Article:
In most cases, you add the correct proportion of water to the powder compound to prepare the mixture. However, some brands also include a liquid latex additive that you often purchase with the dry mix. 

For concrete floors, the preparations are straightforward and usually involve a thorough cleaning to ensure the mix bonds well to the existing surface. Things get a bit more complicated with wood, though, as you need to seal it to prevent warping as it will absorb the water in the compound. 

While a few extra steps are necessary, it is still easy, attractive, and long-lasting to create an even and level floor surface or base for tile and other flooring types.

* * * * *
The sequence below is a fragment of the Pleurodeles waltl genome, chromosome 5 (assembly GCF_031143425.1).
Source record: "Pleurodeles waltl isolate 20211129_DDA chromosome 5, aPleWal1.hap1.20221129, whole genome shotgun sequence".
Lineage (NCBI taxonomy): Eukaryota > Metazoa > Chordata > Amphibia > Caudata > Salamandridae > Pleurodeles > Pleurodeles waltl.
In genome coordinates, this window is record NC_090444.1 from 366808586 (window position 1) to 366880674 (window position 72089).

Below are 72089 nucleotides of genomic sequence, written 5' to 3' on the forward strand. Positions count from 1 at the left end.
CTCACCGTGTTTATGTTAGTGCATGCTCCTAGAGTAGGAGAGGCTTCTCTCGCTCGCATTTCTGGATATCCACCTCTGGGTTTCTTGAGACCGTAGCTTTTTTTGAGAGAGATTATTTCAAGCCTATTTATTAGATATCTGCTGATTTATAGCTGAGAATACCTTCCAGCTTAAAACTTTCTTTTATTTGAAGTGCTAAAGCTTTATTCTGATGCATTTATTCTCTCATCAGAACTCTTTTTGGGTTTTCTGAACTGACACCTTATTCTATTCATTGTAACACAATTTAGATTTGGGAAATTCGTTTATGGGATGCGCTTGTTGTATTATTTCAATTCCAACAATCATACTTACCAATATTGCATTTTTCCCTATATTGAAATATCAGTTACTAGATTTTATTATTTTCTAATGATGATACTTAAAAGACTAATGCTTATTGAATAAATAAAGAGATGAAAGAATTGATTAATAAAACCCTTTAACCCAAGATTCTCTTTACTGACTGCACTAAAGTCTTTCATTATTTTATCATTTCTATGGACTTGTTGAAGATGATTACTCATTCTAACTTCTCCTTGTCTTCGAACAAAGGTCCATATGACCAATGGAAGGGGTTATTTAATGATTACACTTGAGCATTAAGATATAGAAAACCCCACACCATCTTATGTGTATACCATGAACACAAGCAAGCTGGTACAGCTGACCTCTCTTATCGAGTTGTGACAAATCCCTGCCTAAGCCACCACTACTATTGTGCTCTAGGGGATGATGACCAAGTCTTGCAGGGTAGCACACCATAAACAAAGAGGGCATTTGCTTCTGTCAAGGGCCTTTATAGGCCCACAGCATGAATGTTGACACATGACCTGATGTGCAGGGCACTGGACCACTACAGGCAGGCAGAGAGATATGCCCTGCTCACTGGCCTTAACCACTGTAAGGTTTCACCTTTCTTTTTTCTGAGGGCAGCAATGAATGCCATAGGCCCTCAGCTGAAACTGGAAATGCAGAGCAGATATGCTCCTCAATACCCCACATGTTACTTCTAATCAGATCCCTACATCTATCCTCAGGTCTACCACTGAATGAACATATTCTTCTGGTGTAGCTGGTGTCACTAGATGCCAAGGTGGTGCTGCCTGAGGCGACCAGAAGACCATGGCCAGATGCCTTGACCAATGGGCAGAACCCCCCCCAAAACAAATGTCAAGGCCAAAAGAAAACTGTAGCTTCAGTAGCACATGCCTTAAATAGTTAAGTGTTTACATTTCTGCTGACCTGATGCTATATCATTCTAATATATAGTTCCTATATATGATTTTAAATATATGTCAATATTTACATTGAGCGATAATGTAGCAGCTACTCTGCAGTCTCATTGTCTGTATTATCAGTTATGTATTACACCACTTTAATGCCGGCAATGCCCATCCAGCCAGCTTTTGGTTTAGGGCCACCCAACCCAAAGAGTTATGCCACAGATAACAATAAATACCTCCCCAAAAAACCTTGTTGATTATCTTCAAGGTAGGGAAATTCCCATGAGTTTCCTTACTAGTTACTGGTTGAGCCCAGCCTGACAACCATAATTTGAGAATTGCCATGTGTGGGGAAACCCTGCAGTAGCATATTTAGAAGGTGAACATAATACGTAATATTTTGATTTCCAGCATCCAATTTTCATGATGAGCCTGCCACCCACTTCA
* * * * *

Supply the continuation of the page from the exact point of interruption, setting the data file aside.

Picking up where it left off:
When to Use Self-leveling Compounds?

Self-leveling compounds are helpful in several circumstances when the existing floor is not even or level. Some of the typical applications include:

  • Repairing cracked or splitting concrete floors
  • Raising or leveling a concrete floor
  • Installing radiant floor heating
  • Preparing for carpet, tile, or other flooring types

Self-leveling compounds are a quick and easy way to get a great floor with little tooling or dry time. 

It works well in basements and patios that are chipped or cracked, but it would be too expensive or difficult to replace the entire slab. The compound will not provide structural support but will improve the appearance and prevent water intrusion. 

It is also great when you need to raise a new floor or home addition to match the level of an existing floor. Depending on your product, you can pour the compound as thin as an eighth of an inch or as thick as 5 inches. 

This gives you a wide range of applicability and makes raising the floor much more manageable than traditional concrete.